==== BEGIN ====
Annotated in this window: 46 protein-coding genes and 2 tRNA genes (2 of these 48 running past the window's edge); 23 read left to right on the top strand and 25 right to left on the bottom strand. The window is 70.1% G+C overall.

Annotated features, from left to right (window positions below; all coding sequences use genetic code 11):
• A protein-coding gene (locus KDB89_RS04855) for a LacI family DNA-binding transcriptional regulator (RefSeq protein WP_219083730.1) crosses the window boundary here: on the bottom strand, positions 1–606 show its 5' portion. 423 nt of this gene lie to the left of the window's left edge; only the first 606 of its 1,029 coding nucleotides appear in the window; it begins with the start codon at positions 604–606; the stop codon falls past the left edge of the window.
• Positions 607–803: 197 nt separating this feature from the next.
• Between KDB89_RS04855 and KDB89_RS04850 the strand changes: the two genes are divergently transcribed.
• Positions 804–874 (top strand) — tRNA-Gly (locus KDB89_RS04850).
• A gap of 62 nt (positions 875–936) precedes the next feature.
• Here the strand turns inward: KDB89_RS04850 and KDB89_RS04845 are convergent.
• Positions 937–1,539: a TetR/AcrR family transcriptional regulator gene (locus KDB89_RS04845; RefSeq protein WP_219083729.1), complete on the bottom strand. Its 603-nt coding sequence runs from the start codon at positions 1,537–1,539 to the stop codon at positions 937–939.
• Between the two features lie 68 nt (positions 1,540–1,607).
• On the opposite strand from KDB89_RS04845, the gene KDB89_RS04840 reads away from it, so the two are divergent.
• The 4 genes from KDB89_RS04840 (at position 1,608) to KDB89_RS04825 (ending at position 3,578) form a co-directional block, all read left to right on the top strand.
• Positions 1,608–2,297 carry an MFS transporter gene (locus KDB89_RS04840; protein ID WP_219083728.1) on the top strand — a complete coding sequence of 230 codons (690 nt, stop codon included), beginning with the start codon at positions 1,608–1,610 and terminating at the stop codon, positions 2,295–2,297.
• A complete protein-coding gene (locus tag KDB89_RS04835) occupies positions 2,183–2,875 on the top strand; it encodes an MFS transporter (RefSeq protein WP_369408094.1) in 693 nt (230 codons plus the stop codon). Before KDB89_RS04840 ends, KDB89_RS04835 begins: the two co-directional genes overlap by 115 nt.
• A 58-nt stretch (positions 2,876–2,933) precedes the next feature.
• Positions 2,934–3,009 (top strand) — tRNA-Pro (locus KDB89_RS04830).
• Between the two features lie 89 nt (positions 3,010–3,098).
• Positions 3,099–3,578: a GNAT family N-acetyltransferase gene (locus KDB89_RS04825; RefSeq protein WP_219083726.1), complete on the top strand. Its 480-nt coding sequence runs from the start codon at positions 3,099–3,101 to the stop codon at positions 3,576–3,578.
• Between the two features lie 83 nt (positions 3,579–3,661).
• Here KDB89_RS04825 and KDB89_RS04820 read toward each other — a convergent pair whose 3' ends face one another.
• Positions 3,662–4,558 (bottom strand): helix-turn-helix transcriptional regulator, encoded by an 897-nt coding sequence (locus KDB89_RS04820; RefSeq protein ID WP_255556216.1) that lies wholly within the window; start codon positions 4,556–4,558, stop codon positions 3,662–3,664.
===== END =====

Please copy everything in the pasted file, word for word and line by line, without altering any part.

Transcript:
Annotated in this window: 46 protein-coding genes and 2 tRNA genes (2 of these 48 running past the window's edge); 23 read left to right on the top strand and 25 right to left on the bottom strand. The window is 70.1% G+C overall.

Annotated features, from left to right (window positions below; all coding sequences use genetic code 11):
• A protein-coding gene (locus KDB89_RS04855) for a LacI family DNA-binding transcriptional regulator (RefSeq protein WP_219083730.1) crosses the window boundary here: on the bottom strand, positions 1–606 show its 5' portion. 423 nt of this gene lie to the left of the window's left edge; only the first 606 of its 1,029 coding nucleotides appear in the window; it begins with the start codon at positions 604–606; the stop codon falls past the left edge of the window.
• Positions 607–803: 197 nt separating this feature from the next.
• Between KDB89_RS04855 and KDB89_RS04850 the strand changes: the two genes are divergently transcribed.
• Positions 804–874 (top strand) — tRNA-Gly (locus KDB89_RS04850).
• A gap of 62 nt (positions 875–936) precedes the next feature.
• Here the strand turns inward: KDB89_RS04850 and KDB89_RS04845 are convergent.
• Positions 937–1,539: a TetR/AcrR family transcriptional regulator gene (locus KDB89_RS04845; RefSeq protein WP_219083729.1), complete on the bottom strand. Its 603-nt coding sequence runs from the start codon at positions 1,537–1,539 to the stop codon at positions 937–939.
• Between the two features lie 68 nt (positions 1,540–1,607).
• On the opposite strand from KDB89_RS04845, the gene KDB89_RS04840 reads away from it, so the two are divergent.
• The 4 genes from KDB89_RS04840 (at position 1,608) to KDB89_RS04825 (ending at position 3,578) form a co-directional block, all read left to right on the top strand.
• Positions 1,608–2,297 carry an MFS transporter gene (locus KDB89_RS04840; protein ID WP_219083728.1) on the top strand — a complete coding sequence of 230 codons (690 nt, stop codon included), beginning with the start codon at positions 1,608–1,610 and terminating at the stop codon, positions 2,295–2,297.
• A complete protein-coding gene (locus tag KDB89_RS04835) occupies positions 2,183–2,875 on the top strand; it encodes an MFS transporter (RefSeq protein WP_369408094.1) in 693 nt (230 codons plus the stop codon). Before KDB89_RS04840 ends, KDB89_RS04835 begins: the two co-directional genes overlap by 115 nt.
• A 58-nt stretch (positions 2,876–2,933) precedes the next feature.
• Positions 2,934–3,009 (top strand) — tRNA-Pro (locus KDB89_RS04830).
• Between the two features lie 89 nt (positions 3,010–3,098).
• Positions 3,099–3,578: a GNAT family N-acetyltransferase gene (locus KDB89_RS04825; RefSeq protein WP_219083726.1), complete on the top strand. Its 480-nt coding sequence runs from the start codon at positions 3,099–3,101 to the stop codon at positions 3,576–3,578.
• Between the two features lie 83 nt (positions 3,579–3,661).
• Here KDB89_RS04825 and KDB89_RS04820 read toward each other — a convergent pair whose 3' ends face one another.
• Positions 3,662–4,558 (bottom strand): helix-turn-helix transcriptional regulator, encoded by an 897-nt coding sequence (locus KDB89_RS04820; RefSeq protein ID WP_255556216.1) that lies wholly within the window; start codon positions 4,556–4,558, stop codon positions 3,662–3,664.